Businesses must also adopt technological measures that will allow them to prevent, investigate and fend off cyberattacks. According to a draft guideline, these technological measures include password protection, encryption, and intrusion prevention. Its also required that all systems or devices storing personal information use at least two methods of authentication.  

Finally, the CSL requires the establishment of a reporting procedure for security issues.

What are the Privacy Requirements?

The CSL is not only concerned with the security of data, it is also concerned with the type of data that is collected, and how that data is collected. The regulation lays out a series of privacy requirements, including the requirement to obtain consent before collecting any personal information. 

Information that is collected must be relevant to the services of your business, and you must explicitly lay out the purpose for which you are collecting information, the way you are collecting it, and the scope of the use of that data.

In a provision similar to the GDPR’s “Right to Erasure,” the CSL requires Network Operators to delete or change the personal data of users upon their request.

The CSL also includes requirements for breach notification, which specify that a breach must be disclosed to both the individuals affected and the relevant government departments. 

Will I Have to Censor Content?

Paradoxically, the CSL is less concerned with user’s privacy rights when it comes to monitoring and surveillance.

According to Article 47 of the CSL, Network Operators are required to monitor the information released by their users for information that is “prohibited from being published or transmitted by laws or administrative regulations.”

If such information is discovered, Network Operators are required to remove the information, keep records, and report any unlawful content to authorities.

How is the CSL Enforced?

As China’s central internet regulator, the Cyberspace Administration of China (CAC) is the main authority tasked with supervising and enforcing the CSL.

In the years since the law was first put in place, the CAC has been primarily focused on the user-content monitoring outlined above.

The CAC has already imposed fines on several large technology companies, including Alibaba Cloud and Taobao, for “failure to implement measures to prevent the dissemination of prohibited information.”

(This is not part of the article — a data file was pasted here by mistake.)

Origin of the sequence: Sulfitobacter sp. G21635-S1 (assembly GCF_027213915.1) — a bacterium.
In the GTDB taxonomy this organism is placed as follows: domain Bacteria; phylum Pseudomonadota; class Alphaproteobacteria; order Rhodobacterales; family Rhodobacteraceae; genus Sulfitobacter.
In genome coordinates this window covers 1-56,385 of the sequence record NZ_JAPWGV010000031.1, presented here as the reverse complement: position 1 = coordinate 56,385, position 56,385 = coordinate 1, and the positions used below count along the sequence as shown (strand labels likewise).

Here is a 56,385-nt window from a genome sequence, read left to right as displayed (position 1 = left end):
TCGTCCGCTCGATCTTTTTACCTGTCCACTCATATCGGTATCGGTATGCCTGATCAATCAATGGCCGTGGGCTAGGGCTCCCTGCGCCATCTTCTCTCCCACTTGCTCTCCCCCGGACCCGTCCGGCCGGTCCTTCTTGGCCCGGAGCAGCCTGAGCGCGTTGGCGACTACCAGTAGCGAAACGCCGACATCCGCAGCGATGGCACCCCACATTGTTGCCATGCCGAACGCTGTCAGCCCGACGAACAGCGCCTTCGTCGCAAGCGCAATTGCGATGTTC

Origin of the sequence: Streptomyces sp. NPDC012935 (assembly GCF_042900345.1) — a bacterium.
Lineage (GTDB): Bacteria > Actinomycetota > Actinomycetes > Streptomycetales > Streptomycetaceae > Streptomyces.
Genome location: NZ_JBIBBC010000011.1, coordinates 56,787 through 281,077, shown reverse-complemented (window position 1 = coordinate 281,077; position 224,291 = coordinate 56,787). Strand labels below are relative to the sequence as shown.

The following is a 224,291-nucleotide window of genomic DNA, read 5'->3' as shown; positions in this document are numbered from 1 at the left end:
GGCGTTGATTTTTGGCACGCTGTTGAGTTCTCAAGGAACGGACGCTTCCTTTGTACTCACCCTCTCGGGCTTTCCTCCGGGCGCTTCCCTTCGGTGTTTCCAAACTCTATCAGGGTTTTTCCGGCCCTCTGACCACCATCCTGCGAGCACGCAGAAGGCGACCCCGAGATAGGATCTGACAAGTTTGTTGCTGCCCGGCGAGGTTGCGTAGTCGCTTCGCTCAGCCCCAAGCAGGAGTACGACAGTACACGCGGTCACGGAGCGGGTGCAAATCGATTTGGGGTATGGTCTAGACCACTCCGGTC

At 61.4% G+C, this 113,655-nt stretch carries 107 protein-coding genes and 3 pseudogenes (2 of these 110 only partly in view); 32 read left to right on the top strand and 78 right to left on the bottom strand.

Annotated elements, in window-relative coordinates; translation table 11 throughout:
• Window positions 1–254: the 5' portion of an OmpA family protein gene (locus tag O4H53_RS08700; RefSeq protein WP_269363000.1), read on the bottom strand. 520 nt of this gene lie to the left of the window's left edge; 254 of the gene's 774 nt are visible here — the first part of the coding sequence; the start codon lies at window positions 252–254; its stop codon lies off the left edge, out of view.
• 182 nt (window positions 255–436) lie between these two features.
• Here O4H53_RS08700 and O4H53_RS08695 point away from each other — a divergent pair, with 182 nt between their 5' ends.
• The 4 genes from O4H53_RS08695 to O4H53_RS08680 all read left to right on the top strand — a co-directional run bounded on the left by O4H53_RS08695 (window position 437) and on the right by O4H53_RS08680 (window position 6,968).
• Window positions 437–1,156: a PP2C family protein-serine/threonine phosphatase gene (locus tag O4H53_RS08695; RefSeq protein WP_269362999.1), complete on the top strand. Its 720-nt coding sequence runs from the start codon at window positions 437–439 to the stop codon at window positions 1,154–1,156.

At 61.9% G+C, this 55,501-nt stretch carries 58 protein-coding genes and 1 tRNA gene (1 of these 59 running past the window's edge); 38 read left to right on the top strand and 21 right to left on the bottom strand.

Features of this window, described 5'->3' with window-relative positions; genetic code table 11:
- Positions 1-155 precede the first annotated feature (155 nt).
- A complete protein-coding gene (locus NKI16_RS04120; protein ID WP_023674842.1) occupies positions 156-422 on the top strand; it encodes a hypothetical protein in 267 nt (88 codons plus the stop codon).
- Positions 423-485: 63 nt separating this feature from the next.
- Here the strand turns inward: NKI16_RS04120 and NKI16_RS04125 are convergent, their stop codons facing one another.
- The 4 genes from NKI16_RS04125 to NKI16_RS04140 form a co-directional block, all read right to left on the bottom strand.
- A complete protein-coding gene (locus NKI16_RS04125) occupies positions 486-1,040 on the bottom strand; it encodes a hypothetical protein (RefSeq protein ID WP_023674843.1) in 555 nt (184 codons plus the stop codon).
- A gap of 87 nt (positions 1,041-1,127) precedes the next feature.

On the local level, China’s Public Security Bureaus (PSBs), i.e. the local and provincial police, were recently granted enforcement powers of the law. That means they may conduct inspections of a broad range of businesses—basically anything that is registered as a “network-using-entity”—that includes network operators, ISPs, data centers, domain name services, and internet information services.

PSBs are granted the authority to inspect not only the premises of regulated companies, but their networks too. These inspections may be carried out on-site, or via remote inspections of networks. Inspection processes may include the reviewing and copying of documents, interviews of company personnel, or the inspection of cybersecurity protection measures.

What’s more, because of the regulation’s broad language, PSBs have a lot of leeway in determining which companies are subject to the regulation, and the timing and scope of inspections.

What are the Penalties for Noncompliance?

The CSL included both monetary and criminal penalties for noncompliance as well as operation penalties for businesses that cannot comply. According to Article 66 of the law, companies that violate data localization can be fined roughly $7,500-75,000 USD. Personnel directly in charge of noncompliant companies can also be fined, or even subject to up to 15 days of jail-time for violating certain parts of the law.

Additionally, the CAC reserves the right to close websites or pull business licenses or permits, effectively preventing a given business from operating in China.

Jeff Edwards

Jeff Edwards is a tech writer and analyst with three years of experience covering Information Security and IT. Jeff has written on all things cybersecurity, from APTs to zero-days, and previously worked as a reporter covering Boston City Hall.